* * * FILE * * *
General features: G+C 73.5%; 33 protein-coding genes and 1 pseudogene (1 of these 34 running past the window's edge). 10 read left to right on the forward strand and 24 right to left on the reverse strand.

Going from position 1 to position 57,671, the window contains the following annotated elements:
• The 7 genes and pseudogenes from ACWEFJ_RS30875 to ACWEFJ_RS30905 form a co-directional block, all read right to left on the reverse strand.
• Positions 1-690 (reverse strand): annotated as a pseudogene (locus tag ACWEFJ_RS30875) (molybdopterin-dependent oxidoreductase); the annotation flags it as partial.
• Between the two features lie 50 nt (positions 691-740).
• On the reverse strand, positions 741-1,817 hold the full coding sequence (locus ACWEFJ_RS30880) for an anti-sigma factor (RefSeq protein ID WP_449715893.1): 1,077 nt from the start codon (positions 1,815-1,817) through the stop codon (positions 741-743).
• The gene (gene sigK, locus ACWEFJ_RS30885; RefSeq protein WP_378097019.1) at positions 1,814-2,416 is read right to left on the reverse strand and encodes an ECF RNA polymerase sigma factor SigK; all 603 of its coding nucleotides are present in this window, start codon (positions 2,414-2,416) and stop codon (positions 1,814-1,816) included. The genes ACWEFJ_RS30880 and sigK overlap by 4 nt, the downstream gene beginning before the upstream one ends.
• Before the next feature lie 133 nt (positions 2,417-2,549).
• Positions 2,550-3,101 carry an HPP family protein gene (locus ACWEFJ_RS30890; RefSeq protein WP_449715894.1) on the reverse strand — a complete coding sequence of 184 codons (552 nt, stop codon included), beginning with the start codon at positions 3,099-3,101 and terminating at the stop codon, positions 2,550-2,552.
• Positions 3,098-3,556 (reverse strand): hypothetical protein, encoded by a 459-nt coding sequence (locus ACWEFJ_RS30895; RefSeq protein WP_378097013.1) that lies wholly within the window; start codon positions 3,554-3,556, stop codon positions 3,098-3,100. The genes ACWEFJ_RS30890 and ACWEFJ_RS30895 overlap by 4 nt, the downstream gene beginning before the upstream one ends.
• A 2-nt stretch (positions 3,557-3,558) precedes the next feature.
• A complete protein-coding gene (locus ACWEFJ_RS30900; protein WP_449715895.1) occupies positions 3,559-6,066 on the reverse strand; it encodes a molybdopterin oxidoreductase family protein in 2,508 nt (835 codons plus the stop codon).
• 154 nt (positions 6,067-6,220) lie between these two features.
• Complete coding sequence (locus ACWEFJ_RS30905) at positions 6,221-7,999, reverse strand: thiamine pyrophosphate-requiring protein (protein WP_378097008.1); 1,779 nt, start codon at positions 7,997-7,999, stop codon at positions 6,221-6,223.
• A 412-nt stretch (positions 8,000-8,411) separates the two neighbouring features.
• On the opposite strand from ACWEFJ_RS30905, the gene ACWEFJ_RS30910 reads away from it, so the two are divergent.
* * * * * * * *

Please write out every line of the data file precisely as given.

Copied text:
General features: G+C 73.5%; 33 protein-coding genes and 1 pseudogene (1 of these 34 running past the window's edge). 10 read left to right on the forward strand and 24 right to left on the reverse strand.

Going from position 1 to position 57,671, the window contains the following annotated elements:
• The 7 genes and pseudogenes from ACWEFJ_RS30875 to ACWEFJ_RS30905 form a co-directional block, all read right to left on the reverse strand.
• Positions 1-690 (reverse strand): annotated as a pseudogene (locus tag ACWEFJ_RS30875) (molybdopterin-dependent oxidoreductase); the annotation flags it as partial.
• Between the two features lie 50 nt (positions 691-740).
• On the reverse strand, positions 741-1,817 hold the full coding sequence (locus ACWEFJ_RS30880) for an anti-sigma factor (RefSeq protein ID WP_449715893.1): 1,077 nt from the start codon (positions 1,815-1,817) through the stop codon (positions 741-743).
• The gene (gene sigK, locus ACWEFJ_RS30885; RefSeq protein WP_378097019.1) at positions 1,814-2,416 is read right to left on the reverse strand and encodes an ECF RNA polymerase sigma factor SigK; all 603 of its coding nucleotides are present in this window, start codon (positions 2,414-2,416) and stop codon (positions 1,814-1,816) included. The genes ACWEFJ_RS30880 and sigK overlap by 4 nt, the downstream gene beginning before the upstream one ends.
• Before the next feature lie 133 nt (positions 2,417-2,549).
• Positions 2,550-3,101 carry an HPP family protein gene (locus ACWEFJ_RS30890; RefSeq protein WP_449715894.1) on the reverse strand — a complete coding sequence of 184 codons (552 nt, stop codon included), beginning with the start codon at positions 3,099-3,101 and terminating at the stop codon, positions 2,550-2,552.
• Positions 3,098-3,556 (reverse strand): hypothetical protein, encoded by a 459-nt coding sequence (locus ACWEFJ_RS30895; RefSeq protein WP_378097013.1) that lies wholly within the window; start codon positions 3,554-3,556, stop codon positions 3,098-3,100. The genes ACWEFJ_RS30890 and ACWEFJ_RS30895 overlap by 4 nt, the downstream gene beginning before the upstream one ends.
• A 2-nt stretch (positions 3,557-3,558) precedes the next feature.
• A complete protein-coding gene (locus ACWEFJ_RS30900; protein WP_449715895.1) occupies positions 3,559-6,066 on the reverse strand; it encodes a molybdopterin oxidoreductase family protein in 2,508 nt (835 codons plus the stop codon).
• 154 nt (positions 6,067-6,220) lie between these two features.
• Complete coding sequence (locus ACWEFJ_RS30905) at positions 6,221-7,999, reverse strand: thiamine pyrophosphate-requiring protein (protein WP_378097008.1); 1,779 nt, start codon at positions 7,997-7,999, stop codon at positions 6,221-6,223.
• A 412-nt stretch (positions 8,000-8,411) separates the two neighbouring features.
• On the opposite strand from ACWEFJ_RS30905, the gene ACWEFJ_RS30910 reads away from it, so the two are divergent.